Republican Sen. Mitt Romney of Utah told KUTV in Salt Lake City that aid to state and local governments, a particular sticking point for Republicans, should be based on "actual need, as opposed to a simple blanket payment of billions of dollars, which in many cases would represent a windfall."
Republicans are betting Biden will pay a price politically if he doesn't take a bipartisan tack. By contrast, Democrats hope Republicans will pay a price if voters don't see them engaging with the fullness of the crisis.
The White House can point to at least one Republican who considers Biden's plan essential: Jeff Williams, the mayor of Arlington, Texas. Williams knows there could be a partisan backlash to supporting Biden's plan. But, on the merits, the term-limited mayor sees no alternative.
The city is gearing up for property tax assessments, and estimates are that revenues could drop 10%, largely because commercial real estate has taken a severe hit as offices, restaurants and hotels have emptied. Williams said he believes Republicans ultimately want to help, too, even if they choke on the high price tag.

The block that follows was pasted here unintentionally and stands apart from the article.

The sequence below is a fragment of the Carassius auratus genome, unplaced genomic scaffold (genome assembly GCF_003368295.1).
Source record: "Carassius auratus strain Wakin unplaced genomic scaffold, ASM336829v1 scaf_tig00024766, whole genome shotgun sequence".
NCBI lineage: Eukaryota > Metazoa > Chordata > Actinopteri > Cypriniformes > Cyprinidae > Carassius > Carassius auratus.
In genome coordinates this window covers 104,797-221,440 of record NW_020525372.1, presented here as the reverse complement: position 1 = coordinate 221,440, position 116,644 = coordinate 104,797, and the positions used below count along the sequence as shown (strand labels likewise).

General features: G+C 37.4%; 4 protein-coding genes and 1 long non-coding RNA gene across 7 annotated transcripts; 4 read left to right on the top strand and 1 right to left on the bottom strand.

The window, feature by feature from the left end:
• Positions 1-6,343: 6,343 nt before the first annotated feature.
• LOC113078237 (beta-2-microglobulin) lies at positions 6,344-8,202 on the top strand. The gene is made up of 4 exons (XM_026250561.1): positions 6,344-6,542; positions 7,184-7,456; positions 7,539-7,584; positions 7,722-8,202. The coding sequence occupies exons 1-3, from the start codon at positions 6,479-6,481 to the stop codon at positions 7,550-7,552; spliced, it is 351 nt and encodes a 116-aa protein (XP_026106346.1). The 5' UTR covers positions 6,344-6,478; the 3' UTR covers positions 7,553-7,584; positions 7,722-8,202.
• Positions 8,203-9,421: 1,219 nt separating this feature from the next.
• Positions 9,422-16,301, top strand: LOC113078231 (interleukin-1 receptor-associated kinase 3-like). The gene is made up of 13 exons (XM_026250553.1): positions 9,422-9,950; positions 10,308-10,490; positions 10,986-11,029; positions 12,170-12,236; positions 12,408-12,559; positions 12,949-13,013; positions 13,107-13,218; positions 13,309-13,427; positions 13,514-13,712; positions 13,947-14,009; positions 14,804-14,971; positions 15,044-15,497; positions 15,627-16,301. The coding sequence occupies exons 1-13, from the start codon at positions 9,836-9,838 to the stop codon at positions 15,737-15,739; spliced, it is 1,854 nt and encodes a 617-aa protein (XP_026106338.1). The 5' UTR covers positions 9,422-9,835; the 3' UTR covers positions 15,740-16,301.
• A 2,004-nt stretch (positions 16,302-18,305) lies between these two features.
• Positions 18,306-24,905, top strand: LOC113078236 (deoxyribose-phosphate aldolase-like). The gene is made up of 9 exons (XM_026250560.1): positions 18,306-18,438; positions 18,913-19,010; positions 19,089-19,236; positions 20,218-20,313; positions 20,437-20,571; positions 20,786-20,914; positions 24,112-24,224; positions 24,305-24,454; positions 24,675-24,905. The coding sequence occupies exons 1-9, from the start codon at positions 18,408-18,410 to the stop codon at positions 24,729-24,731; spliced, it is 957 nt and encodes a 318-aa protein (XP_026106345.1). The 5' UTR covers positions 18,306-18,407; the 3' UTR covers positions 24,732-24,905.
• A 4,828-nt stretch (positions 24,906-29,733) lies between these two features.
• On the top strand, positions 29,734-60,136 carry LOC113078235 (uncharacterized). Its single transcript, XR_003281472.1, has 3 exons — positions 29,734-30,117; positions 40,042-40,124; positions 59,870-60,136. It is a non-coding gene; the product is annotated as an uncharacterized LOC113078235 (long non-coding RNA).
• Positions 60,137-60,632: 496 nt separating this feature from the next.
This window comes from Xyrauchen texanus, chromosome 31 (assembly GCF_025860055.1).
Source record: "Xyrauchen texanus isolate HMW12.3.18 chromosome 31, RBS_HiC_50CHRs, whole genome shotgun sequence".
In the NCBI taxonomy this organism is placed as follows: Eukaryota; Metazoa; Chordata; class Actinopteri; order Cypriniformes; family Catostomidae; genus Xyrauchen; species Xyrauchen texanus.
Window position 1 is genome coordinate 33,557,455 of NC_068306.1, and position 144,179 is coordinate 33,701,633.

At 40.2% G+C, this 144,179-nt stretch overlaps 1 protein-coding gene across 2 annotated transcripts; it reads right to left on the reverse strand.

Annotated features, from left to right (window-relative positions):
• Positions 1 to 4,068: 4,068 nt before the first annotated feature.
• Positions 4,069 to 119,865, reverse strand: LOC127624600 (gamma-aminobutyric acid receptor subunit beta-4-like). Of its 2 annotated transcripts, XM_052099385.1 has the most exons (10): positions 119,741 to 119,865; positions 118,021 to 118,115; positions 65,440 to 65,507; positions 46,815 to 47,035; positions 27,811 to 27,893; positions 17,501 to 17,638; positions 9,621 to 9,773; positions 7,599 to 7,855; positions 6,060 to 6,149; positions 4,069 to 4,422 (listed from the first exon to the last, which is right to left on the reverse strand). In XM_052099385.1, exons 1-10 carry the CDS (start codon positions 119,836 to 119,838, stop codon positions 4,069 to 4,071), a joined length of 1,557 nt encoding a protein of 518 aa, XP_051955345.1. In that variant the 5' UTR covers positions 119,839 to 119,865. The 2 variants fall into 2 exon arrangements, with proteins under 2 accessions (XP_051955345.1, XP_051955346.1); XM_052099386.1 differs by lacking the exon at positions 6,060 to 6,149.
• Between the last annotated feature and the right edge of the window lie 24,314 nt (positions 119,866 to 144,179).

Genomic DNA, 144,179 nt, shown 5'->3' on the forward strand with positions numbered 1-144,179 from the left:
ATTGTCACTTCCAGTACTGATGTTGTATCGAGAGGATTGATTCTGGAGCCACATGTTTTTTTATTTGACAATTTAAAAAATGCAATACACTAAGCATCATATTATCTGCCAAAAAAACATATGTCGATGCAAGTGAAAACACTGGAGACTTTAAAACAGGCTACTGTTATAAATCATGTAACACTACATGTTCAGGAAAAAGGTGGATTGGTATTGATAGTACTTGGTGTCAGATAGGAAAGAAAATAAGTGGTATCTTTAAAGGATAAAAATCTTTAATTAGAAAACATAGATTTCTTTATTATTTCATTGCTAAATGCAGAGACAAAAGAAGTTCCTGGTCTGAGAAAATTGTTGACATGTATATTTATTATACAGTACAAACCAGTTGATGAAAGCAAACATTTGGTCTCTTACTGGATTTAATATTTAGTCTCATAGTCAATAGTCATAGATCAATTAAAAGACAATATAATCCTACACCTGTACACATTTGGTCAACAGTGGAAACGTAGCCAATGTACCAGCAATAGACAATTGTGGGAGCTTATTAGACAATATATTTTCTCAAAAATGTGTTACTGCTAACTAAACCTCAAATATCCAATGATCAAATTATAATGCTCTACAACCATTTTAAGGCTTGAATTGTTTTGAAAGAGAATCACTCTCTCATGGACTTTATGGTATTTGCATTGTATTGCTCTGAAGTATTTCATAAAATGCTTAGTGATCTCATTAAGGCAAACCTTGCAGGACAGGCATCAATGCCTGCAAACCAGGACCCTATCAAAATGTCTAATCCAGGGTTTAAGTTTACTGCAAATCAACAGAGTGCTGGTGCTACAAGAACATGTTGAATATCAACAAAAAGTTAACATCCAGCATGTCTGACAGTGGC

"It's the right thing to do," he said. "The gist of this is that you always have those extremists that are there, but most of our Republicans have been supportive of getting fiscal assistance to cities. They can't come up with that dollar amount."
The United States has lost roughly 10 million jobs because of the pandemic, and the Congressional Budget Office estimates that without additional aid, the jobs won't return in full until 2024. The Census Bureau estimates 1 in 8 households with children lacks sufficient food.
But the picture is also complicated. The Penn Wharton Budget Model found in a report released Wednesday that 73% of the $1,400 stimulus checks would go into savings, meaning there would be limited growth in consumer spending, which helps propel the economy.
The report estimates that Biden's plan would spend the equivalent of roughly 8.6% of gross domestic product but only increase growth by 0.6%, since much of the economy — other than the restaurant, travel and leisure and hospitality sectors — shows signs of healing.
"When you shovel a lot of money into an economy that is doing pretty darn well, you might do harm," said Efraim Berkovich, director of computational dynamics for the Penn Wharton Budget Model.
White House press secretary Jen Psaki said the Penn Wharton analysis was flawed because it assumes that the U.S. economy is running near full-capacity, "which would be news to the millions of Americans who are out of work or facing reduced hours and reduced paychecks."
The message from Republicans is that $1.9 trillion is a lot of money that could be better spent on other priorities such as an infrastructure program. Or, not spent at all.
"We've got to support Americans who are hurting," said Sen. Bill Cassidy, R-La. "But picking a number and saying you're going to spend that much just because it sounds right is not fair to the American taxpayer, is not fair to the future American taxpayer."